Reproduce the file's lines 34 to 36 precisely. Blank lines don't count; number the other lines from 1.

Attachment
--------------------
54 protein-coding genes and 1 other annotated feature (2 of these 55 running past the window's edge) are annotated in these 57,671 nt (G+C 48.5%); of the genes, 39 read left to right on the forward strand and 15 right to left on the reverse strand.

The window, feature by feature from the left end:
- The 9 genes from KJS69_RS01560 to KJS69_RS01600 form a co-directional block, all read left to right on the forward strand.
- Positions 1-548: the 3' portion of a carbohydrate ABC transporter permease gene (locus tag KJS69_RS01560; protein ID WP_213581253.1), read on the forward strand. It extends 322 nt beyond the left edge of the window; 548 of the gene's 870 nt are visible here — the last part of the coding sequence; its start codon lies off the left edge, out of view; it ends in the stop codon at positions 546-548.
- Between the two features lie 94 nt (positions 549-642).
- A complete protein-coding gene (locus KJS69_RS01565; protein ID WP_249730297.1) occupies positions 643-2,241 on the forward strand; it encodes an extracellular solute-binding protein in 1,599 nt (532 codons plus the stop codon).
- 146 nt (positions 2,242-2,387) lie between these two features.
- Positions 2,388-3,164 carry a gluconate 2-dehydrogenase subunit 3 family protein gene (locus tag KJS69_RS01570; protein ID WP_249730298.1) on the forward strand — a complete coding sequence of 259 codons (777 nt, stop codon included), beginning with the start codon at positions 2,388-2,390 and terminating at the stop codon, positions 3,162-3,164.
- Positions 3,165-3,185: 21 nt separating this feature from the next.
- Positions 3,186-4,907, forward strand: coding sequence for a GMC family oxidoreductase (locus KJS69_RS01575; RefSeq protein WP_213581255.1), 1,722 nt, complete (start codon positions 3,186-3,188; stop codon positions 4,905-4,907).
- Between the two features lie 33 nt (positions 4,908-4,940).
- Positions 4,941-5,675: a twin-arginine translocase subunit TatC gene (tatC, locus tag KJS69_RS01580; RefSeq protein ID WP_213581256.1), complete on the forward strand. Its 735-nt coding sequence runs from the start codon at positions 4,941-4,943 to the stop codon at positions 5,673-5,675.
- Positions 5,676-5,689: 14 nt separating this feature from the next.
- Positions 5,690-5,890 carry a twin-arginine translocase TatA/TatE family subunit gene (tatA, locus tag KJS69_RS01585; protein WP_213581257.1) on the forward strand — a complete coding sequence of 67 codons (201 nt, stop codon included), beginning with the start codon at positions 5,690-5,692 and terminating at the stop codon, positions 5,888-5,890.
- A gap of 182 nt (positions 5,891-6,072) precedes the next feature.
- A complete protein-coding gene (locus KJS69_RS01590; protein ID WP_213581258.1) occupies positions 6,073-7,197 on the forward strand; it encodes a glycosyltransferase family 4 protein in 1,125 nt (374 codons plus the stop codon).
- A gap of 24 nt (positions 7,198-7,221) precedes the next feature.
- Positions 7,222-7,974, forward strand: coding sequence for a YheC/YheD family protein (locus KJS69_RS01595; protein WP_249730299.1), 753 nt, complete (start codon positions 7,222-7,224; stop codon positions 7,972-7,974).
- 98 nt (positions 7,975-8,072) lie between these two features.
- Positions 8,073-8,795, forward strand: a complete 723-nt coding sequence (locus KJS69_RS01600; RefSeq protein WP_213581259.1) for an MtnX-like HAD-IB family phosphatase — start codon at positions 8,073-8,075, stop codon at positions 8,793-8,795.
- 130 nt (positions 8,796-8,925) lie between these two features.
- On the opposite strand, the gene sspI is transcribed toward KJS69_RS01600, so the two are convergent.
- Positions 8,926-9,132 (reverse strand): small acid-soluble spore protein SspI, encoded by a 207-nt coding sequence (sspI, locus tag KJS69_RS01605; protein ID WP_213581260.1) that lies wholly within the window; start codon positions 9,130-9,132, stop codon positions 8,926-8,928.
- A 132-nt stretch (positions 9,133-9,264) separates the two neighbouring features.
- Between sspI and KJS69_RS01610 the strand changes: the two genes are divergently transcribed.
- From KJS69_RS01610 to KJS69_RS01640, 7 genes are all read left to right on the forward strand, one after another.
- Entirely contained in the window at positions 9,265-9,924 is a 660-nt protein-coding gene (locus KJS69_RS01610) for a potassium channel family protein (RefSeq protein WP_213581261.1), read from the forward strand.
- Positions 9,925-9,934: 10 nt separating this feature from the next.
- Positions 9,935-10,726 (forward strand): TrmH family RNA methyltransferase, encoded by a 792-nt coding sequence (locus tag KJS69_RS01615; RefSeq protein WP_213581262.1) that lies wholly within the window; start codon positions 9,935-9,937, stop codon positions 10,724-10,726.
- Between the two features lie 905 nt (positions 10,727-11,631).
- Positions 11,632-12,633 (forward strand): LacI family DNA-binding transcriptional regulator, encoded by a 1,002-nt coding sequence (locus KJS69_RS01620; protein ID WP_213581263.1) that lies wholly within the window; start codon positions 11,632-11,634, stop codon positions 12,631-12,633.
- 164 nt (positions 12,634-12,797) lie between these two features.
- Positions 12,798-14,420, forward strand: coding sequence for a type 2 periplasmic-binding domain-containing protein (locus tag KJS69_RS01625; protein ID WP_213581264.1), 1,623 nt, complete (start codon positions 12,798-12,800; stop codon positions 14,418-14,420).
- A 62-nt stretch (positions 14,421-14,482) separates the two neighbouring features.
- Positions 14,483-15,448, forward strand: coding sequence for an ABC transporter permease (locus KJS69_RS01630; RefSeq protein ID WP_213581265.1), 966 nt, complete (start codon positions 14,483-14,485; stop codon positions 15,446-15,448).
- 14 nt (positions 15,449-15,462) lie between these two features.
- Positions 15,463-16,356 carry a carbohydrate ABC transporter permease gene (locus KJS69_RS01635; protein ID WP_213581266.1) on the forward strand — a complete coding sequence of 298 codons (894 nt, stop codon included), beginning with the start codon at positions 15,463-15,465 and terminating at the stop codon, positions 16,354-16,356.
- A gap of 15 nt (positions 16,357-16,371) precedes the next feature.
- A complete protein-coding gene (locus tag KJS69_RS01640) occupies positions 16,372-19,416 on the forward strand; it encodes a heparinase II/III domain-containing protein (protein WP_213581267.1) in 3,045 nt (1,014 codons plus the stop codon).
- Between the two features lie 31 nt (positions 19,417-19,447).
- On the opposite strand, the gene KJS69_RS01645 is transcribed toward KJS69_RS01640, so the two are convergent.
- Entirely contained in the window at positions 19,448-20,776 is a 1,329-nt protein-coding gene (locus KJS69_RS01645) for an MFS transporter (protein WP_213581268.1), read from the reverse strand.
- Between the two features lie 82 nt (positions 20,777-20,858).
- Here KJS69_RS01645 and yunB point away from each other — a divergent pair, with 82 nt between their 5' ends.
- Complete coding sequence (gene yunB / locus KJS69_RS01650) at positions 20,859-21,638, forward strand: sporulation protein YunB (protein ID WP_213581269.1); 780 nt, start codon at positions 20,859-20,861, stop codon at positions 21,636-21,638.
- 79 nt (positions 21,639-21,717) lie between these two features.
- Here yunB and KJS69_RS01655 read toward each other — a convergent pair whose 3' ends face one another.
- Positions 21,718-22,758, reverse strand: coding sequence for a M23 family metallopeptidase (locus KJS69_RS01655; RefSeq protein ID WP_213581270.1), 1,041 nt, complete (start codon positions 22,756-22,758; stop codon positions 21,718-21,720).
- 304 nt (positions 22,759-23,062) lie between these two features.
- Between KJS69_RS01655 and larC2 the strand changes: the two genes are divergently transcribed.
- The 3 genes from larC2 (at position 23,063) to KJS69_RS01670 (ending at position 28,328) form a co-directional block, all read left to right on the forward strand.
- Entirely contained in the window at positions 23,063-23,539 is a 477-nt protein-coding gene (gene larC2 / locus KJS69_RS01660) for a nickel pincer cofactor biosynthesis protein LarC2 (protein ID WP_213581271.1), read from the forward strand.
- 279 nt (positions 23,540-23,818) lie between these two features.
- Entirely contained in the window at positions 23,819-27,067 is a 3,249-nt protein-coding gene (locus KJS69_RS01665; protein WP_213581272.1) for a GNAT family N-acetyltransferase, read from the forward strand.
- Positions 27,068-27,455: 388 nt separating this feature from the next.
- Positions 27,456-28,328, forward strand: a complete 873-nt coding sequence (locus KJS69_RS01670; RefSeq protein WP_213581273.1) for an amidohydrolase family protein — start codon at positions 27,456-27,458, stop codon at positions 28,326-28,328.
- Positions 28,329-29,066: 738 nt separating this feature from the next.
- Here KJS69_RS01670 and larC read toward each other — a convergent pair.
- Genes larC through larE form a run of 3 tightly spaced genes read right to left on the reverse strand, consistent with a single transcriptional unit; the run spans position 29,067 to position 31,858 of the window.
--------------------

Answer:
- A 62-nt stretch (positions 14,421-14,482) separates the two neighbouring features.
- Positions 14,483-15,448, forward strand: coding sequence for an ABC transporter permease (locus KJS69_RS01630; RefSeq protein ID WP_213581265.1), 966 nt, complete (start codon positions 14,483-14,485; stop codon positions 15,446-15,448).
- 14 nt (positions 15,449-15,462) lie between these two features.